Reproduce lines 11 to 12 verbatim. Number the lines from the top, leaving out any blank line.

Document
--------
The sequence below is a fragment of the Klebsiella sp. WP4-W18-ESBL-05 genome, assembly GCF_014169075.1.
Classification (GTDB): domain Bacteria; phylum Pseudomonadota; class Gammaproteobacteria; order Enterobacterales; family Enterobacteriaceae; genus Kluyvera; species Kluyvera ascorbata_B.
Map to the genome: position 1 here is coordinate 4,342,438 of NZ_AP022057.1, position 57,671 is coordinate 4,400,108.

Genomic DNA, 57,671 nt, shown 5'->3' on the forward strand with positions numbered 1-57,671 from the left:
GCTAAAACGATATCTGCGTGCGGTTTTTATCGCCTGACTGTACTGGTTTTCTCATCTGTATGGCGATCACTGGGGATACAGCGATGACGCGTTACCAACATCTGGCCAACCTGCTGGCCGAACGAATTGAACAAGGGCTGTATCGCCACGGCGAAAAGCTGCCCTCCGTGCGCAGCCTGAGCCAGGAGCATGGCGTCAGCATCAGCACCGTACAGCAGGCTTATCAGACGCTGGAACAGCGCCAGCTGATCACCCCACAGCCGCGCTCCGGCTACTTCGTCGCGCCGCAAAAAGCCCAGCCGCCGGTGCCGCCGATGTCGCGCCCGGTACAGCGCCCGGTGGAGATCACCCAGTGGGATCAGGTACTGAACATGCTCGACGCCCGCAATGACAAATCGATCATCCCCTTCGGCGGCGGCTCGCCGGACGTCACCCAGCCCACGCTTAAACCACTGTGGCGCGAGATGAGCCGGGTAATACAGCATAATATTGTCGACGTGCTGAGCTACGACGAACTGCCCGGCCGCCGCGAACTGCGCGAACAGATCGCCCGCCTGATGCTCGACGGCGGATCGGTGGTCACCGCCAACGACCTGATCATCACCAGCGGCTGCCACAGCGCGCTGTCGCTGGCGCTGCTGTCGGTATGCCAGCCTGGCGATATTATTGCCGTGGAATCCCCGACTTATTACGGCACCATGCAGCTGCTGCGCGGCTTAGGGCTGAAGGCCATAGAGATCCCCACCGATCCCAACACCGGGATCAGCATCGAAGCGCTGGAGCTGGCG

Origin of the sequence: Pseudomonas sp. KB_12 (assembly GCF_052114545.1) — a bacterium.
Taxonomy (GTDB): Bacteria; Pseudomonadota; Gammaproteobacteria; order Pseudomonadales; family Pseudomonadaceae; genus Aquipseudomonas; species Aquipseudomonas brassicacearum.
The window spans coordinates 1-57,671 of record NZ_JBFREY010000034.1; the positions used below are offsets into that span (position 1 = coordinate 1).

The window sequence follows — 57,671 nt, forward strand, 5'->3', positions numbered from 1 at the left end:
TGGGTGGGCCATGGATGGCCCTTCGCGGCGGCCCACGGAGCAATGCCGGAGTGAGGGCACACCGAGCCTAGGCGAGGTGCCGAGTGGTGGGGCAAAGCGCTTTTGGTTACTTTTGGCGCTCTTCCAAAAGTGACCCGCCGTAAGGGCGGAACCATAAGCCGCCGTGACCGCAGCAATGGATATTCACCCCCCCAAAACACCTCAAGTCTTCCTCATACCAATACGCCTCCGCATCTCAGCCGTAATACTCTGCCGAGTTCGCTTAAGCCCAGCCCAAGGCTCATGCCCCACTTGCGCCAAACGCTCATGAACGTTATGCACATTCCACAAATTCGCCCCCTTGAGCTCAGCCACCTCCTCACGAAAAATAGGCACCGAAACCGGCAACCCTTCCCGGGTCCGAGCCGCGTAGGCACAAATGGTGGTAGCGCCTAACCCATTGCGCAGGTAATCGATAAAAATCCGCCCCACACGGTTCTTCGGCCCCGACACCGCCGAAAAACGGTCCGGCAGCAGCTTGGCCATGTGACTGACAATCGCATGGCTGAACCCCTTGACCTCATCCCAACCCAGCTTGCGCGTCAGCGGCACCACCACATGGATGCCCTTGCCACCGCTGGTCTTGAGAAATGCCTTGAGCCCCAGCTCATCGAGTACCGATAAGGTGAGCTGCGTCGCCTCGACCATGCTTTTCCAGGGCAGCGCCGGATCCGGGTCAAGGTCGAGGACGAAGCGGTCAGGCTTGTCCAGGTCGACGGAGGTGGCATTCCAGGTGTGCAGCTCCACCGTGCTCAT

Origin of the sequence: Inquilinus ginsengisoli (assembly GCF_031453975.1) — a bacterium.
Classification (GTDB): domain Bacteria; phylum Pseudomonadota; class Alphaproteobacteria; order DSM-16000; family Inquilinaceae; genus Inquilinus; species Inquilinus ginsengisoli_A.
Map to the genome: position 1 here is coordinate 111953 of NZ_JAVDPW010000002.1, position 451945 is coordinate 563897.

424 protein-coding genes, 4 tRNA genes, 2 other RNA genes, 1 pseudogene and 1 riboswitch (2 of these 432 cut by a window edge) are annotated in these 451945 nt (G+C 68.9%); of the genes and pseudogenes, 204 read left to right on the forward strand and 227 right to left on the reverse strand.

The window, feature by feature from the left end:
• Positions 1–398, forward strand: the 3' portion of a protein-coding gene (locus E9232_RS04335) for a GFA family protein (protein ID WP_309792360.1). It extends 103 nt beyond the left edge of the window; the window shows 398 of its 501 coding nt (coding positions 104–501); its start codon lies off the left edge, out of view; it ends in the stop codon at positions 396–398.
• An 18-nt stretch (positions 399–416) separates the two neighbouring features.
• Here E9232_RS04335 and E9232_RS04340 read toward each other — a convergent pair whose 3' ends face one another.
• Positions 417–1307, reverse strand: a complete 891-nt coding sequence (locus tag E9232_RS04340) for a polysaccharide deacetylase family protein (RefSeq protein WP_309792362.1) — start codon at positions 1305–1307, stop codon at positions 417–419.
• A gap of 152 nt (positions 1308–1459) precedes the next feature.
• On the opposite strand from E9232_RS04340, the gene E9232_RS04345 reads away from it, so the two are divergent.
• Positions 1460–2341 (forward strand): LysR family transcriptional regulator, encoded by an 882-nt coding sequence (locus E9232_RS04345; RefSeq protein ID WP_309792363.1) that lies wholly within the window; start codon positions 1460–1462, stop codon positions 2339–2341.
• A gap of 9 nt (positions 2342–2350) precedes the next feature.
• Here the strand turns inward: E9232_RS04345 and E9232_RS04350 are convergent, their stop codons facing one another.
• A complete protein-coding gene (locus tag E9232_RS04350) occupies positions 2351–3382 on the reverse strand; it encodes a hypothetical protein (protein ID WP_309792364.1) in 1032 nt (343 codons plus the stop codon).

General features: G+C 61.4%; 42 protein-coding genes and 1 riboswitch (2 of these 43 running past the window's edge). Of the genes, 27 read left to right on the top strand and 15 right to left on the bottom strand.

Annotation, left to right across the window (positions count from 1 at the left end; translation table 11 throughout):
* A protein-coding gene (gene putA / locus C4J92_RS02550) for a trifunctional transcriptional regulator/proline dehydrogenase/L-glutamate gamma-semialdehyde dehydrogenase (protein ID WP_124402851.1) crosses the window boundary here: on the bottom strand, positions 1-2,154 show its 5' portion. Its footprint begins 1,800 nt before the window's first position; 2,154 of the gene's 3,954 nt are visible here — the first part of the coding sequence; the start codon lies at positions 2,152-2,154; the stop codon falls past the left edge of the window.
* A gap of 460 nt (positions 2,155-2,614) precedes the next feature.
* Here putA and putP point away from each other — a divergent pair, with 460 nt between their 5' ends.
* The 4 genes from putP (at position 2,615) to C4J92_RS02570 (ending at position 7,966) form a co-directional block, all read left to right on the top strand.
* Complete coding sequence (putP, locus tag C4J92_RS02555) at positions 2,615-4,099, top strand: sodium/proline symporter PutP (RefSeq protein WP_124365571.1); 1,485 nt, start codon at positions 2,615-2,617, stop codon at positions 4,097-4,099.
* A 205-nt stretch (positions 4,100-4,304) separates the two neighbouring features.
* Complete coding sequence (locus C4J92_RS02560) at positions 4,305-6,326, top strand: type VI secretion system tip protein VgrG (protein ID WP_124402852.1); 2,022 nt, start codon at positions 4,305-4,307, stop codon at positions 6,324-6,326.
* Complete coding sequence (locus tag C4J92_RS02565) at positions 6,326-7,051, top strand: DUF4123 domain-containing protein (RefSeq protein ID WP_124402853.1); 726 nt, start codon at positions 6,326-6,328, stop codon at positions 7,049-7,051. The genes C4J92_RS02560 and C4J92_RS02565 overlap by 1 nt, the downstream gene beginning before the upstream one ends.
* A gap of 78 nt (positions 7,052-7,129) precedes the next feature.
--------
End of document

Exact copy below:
Origin of the sequence: Inquilinus ginsengisoli (assembly GCF_031453975.1) — a bacterium.
Classification (GTDB): domain Bacteria; phylum Pseudomonadota; class Alphaproteobacteria; order DSM-16000; family Inquilinaceae; genus Inquilinus; species Inquilinus ginsengisoli_A.